Finish trial in cases against MPs, MLAs in 1 yr: Centre

Law Minister asks states to appoint special public prosecutors for such cases.

Written by Maneesh Chhibber | New Delhi | Published:September 7, 2014 1:38 am

Almost six months after the Supreme Court ordered that trials against elected legislators be completed within a year of charges being framed, the Centre has written to the states to expedite cases against MPs and MLAs.

Sources told The Sunday Express that Union Minister of Law and Justice Ravi Shankar Prasad has sent out letters to all Chief Ministers, requesting them to ensure that trial in criminal cases involving MPs and MLAs should be completed within one year. The letter also requests the states to appoint special public prosecutors to deal with these cases “exclusively” and also ensure that needless adjournments are not sought.

Incidentally, Home Minister Rajnath Singh also wrote to CMs two days ago, asking them to appoint extra prosecutors exclusively to ensure trials are uninterrupted.

The March 10 order of the apex court didn’t get the desired attention from the state governments as it came at the time when the campaign for the general elections was picking up. “You would agree that it is very important to dispose of these cases as they reflect adversely on the personal integrity of our elected representatives. Hence, it is imperative that these cases should be decided expeditiously by the competent court. The judgment in such cases must be pronounced not later than one year from the date of institution, as directed by the Supreme Court,” Prasad’s letter says.

Copies of the letters have also been marked to the Chief Secretaries and state Home Secretaries. A separate letter has also been sent to chief justices of all high courts, requesting them to evolve a suitable mechanism to ensure speedy trials. He has also asked the states to identify “quickly” pending cases against MPs, MLAs and MLCs so that trials can be conducted on a day-to-day basis.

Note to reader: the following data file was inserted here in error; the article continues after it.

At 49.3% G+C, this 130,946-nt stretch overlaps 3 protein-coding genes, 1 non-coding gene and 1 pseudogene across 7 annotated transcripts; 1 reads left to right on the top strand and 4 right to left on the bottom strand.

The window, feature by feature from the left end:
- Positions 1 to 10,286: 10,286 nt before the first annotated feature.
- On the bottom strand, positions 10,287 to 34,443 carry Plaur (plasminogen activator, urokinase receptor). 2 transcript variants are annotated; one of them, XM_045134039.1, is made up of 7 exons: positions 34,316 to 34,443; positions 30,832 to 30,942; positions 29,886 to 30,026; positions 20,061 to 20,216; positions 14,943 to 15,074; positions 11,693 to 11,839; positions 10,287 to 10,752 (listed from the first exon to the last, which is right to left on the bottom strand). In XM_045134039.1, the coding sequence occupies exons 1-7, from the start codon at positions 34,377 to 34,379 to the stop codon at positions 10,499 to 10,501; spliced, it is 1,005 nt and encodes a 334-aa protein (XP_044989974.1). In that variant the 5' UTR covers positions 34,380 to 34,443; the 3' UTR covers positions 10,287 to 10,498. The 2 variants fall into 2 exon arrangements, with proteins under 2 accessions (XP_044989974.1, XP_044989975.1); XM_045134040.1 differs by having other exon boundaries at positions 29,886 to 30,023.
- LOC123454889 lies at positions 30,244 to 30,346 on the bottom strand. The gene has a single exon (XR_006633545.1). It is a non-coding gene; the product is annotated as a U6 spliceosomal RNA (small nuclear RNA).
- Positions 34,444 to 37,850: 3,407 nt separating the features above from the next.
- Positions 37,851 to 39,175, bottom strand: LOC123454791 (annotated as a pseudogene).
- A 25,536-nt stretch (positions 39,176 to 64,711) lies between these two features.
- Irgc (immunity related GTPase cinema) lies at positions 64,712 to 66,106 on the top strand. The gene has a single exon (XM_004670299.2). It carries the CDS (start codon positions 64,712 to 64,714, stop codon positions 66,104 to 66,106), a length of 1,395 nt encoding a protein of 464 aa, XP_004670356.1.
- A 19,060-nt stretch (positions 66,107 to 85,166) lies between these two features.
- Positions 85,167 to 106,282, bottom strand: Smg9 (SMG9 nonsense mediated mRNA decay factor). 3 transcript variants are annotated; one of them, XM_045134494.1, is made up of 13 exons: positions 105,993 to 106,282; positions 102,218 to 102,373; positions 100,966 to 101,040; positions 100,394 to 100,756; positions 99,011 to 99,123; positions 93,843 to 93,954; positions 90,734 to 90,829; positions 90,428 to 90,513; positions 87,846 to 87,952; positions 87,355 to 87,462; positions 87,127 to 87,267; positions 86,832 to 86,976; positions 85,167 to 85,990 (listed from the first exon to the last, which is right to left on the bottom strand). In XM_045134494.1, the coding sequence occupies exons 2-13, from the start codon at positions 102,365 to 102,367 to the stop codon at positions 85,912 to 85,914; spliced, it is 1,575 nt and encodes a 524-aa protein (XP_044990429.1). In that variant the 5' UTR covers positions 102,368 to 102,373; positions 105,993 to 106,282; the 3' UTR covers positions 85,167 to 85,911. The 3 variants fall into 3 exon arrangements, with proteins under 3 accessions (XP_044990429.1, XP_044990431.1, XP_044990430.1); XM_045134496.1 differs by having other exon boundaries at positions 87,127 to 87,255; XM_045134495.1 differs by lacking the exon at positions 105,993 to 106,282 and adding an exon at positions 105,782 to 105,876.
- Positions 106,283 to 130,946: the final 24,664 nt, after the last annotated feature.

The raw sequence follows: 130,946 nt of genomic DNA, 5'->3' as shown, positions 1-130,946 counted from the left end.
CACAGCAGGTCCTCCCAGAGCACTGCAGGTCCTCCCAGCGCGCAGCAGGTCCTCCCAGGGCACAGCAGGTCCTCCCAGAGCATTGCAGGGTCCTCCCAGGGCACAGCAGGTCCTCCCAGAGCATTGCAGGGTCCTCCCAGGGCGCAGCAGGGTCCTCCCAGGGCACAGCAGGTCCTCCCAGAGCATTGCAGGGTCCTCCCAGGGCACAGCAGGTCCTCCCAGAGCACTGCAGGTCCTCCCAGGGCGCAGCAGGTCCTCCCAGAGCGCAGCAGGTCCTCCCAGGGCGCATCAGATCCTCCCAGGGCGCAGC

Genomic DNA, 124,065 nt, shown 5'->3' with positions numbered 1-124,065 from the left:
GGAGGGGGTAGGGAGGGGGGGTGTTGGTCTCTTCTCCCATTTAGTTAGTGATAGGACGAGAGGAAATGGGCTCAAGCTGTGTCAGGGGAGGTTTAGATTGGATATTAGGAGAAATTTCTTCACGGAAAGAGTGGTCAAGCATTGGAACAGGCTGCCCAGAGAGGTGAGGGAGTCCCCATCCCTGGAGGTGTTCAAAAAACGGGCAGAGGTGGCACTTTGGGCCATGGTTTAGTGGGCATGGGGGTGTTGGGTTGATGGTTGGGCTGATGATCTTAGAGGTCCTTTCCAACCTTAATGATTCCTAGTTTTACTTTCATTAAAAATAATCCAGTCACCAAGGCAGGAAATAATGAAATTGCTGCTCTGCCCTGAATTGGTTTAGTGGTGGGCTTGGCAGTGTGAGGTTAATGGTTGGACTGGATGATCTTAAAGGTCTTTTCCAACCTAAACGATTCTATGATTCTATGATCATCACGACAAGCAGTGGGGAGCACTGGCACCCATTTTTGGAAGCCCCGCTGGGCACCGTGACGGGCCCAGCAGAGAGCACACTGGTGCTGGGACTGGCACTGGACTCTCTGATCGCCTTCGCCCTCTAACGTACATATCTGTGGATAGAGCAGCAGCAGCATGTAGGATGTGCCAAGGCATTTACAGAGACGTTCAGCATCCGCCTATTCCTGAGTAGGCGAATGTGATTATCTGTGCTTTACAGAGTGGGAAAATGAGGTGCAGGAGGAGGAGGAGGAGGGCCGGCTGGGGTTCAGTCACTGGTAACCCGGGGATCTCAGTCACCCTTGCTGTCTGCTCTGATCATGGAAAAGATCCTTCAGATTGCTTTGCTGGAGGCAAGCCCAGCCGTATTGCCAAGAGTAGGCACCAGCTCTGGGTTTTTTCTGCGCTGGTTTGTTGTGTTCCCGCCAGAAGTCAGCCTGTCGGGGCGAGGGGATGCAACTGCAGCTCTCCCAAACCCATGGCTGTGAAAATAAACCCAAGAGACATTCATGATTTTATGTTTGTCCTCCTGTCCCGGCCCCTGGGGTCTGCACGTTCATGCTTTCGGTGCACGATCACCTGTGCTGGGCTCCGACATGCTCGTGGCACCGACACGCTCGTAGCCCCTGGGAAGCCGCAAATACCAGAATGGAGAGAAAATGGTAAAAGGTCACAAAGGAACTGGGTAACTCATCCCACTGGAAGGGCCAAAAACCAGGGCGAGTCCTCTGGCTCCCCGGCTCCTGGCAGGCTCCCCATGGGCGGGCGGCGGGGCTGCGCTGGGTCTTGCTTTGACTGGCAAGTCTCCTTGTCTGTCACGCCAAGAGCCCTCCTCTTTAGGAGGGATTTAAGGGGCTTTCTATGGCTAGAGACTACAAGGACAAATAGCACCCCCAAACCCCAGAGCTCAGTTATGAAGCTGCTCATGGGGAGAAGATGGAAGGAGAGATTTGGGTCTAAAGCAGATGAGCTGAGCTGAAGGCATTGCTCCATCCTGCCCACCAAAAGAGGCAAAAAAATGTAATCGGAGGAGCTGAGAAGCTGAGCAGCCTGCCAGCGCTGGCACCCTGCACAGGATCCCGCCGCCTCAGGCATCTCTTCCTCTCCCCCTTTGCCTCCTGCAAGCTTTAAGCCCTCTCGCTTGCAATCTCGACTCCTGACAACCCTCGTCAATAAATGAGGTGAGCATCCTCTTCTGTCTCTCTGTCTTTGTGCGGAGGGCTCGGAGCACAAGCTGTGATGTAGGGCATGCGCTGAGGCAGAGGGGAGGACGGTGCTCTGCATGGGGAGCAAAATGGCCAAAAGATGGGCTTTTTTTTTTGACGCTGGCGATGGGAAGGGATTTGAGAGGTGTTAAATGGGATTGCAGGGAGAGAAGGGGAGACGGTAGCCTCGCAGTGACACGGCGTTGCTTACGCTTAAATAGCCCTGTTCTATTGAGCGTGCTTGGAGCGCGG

The letter, sources said, also refers to the March 10 order of the three-judge Bench of the Supreme Court, in which it had directed that trial in cases involving sitting MPs and MLAs where charges had been framed for offences that are specified in Section 8(1), 8(2) and 8(3) of the Representation of the People Act shall be concluded “in no case later than one year from the date of the framing of charge(s)”.

“In such cases, as far as possible, the trial shall be conducted on a day-to-day basis. If for some extraordinary circumstances the concerned court is not being able to conclude the trial within one year from the date of framing of charge(s), such court would submit the report to the Chief Justice of the respective High Court indicating special reasons for not adhering to the above time limit and delay in conclusion of the trial,” the Bench comprising Chief Justice R M Lodha and Justice Kurian Joseph had said in its order in a PIL by NGO ‘Public Interest Foundation’.

The Bench also ordered that in case of delay, the High Court Chief Justice “may issue appropriate directions to the concerned court for expediting the trial”.

The court had also taken cue from a report submitted by the Law Commission of India which said that since conviction under Section 125A was necessary for disqualification under Section 8 to be triggered, the SC should order that in all trials under Section 125A, trial must be conducted on a day-to-day basis.

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